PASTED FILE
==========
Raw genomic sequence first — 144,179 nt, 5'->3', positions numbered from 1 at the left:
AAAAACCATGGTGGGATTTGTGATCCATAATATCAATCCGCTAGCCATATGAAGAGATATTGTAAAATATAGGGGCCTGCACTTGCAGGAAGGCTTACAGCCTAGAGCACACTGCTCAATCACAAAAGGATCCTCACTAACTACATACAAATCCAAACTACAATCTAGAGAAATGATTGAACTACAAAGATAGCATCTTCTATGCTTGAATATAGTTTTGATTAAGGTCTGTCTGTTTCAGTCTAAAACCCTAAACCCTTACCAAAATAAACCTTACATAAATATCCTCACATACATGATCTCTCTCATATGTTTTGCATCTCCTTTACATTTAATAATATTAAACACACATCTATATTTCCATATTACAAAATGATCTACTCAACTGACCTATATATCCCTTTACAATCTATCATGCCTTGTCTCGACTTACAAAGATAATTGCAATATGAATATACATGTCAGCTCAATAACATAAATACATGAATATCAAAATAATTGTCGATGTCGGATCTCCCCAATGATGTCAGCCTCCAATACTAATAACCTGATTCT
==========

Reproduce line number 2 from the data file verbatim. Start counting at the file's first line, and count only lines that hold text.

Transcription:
AAAAACCATGGTGGGATTTGTGATCCATAATATCAATCCGCTAGCCATATGAAGAGATATTGTAAAATATAGGGGCCTGCACTTGCAGGAAGGCTTACAGCCTAGAGCACACTGCTCAATCACAAAAGGATCCTCACTAACTACATACAAATCCAAACTACAATCTAGAGAAATGATTGAACTACAAAGATAGCATCTTCTATGCTTGAATATAGTTTTGATTAAGGTCTGTCTGTTTCAGTCTAAAACCCTAAACCCTTACCAAAATAAACCTTACATAAATATCCTCACATACATGATCTCTCTCATATGTTTTGCATCTCCTTTACATTTAATAATATTAAACACACATCTATATTTCCATATTACAAAATGATCTACTCAACTGACCTATATATCCCTTTACAATCTATCATGCCTTGTCTCGACTTACAAAGATAATTGCAATATGAATATACATGTCAGCTCAATAACATAAATACATGAATATCAAAATAATTGTCGATGTCGGATCTCCCCAATGATGTCAGCCTCCAATACTAATAACCTGATTCT